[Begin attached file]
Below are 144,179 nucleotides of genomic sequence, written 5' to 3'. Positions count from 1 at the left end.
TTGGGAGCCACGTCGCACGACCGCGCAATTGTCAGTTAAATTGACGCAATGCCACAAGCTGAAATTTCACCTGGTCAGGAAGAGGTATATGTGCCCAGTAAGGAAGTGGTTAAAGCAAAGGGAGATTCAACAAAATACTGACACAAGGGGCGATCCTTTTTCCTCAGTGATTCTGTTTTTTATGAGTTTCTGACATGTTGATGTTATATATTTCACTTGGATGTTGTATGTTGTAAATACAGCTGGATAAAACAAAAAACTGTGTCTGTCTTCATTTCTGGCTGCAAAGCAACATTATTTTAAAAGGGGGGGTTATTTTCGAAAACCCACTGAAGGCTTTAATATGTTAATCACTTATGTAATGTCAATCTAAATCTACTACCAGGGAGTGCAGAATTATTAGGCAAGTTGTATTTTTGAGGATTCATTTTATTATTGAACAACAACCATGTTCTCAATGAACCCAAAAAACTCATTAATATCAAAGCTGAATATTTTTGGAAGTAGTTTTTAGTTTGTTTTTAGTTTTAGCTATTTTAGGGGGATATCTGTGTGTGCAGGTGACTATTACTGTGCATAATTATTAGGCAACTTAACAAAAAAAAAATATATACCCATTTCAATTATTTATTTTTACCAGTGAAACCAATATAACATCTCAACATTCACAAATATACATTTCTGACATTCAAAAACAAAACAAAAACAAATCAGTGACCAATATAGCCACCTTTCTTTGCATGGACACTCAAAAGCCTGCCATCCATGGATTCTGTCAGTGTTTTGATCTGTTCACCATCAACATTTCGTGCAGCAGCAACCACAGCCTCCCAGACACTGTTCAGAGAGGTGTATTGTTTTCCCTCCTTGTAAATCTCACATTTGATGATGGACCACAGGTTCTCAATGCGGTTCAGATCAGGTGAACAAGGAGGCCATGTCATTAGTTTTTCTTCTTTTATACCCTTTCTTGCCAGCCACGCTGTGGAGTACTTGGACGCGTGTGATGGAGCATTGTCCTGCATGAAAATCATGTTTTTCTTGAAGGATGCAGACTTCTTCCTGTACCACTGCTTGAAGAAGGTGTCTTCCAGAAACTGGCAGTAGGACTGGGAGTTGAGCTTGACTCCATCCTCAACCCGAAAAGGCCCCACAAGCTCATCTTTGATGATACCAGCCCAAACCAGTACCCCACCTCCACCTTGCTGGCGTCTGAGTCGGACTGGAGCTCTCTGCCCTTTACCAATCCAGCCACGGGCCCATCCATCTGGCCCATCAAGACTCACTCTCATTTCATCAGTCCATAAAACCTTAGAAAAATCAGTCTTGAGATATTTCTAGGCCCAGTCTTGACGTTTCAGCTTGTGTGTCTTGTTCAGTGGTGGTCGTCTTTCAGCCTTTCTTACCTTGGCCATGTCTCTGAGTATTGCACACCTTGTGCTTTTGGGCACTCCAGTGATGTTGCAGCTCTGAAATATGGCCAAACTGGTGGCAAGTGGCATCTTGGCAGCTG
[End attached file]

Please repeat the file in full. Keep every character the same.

Below are 144,179 nucleotides of genomic sequence, written 5' to 3'. Positions count from 1 at the left end.
TTGGGAGCCACGTCGCACGACCGCGCAATTGTCAGTTAAATTGACGCAATGCCACAAGCTGAAATTTCACCTGGTCAGGAAGAGGTATATGTGCCCAGTAAGGAAGTGGTTAAAGCAAAGGGAGATTCAACAAAATACTGACACAAGGGGCGATCCTTTTTCCTCAGTGATTCTGTTTTTTATGAGTTTCTGACATGTTGATGTTATATATTTCACTTGGATGTTGTATGTTGTAAATACAGCTGGATAAAACAAAAAACTGTGTCTGTCTTCATTTCTGGCTGCAAAGCAACATTATTTTAAAAGGGGGGGTTATTTTCGAAAACCCACTGAAGGCTTTAATATGTTAATCACTTATGTAATGTCAATCTAAATCTACTACCAGGGAGTGCAGAATTATTAGGCAAGTTGTATTTTTGAGGATTCATTTTATTATTGAACAACAACCATGTTCTCAATGAACCCAAAAAACTCATTAATATCAAAGCTGAATATTTTTGGAAGTAGTTTTTAGTTTGTTTTTAGTTTTAGCTATTTTAGGGGGATATCTGTGTGTGCAGGTGACTATTACTGTGCATAATTATTAGGCAACTTAACAAAAAAAAAATATATACCCATTTCAATTATTTATTTTTACCAGTGAAACCAATATAACATCTCAACATTCACAAATATACATTTCTGACATTCAAAAACAAAACAAAAACAAATCAGTGACCAATATAGCCACCTTTCTTTGCATGGACACTCAAAAGCCTGCCATCCATGGATTCTGTCAGTGTTTTGATCTGTTCACCATCAACATTTCGTGCAGCAGCAACCACAGCCTCCCAGACACTGTTCAGAGAGGTGTATTGTTTTCCCTCCTTGTAAATCTCACATTTGATGATGGACCACAGGTTCTCAATGCGGTTCAGATCAGGTGAACAAGGAGGCCATGTCATTAGTTTTTCTTCTTTTATACCCTTTCTTGCCAGCCACGCTGTGGAGTACTTGGACGCGTGTGATGGAGCATTGTCCTGCATGAAAATCATGTTTTTCTTGAAGGATGCAGACTTCTTCCTGTACCACTGCTTGAAGAAGGTGTCTTCCAGAAACTGGCAGTAGGACTGGGAGTTGAGCTTGACTCCATCCTCAACCCGAAAAGGCCCCACAAGCTCATCTTTGATGATACCAGCCCAAACCAGTACCCCACCTCCACCTTGCTGGCGTCTGAGTCGGACTGGAGCTCTCTGCCCTTTACCAATCCAGCCACGGGCCCATCCATCTGGCCCATCAAGACTCACTCTCATTTCATCAGTCCATAAAACCTTAGAAAAATCAGTCTTGAGATATTTCTAGGCCCAGTCTTGACGTTTCAGCTTGTGTGTCTTGTTCAGTGGTGGTCGTCTTTCAGCCTTTCTTACCTTGGCCATGTCTCTGAGTATTGCACACCTTGTGCTTTTGGGCACTCCAGTGATGTTGCAGCTCTGAAATATGGCCAAACTGGTGGCAAGTGGCATCTTGGCAGCTG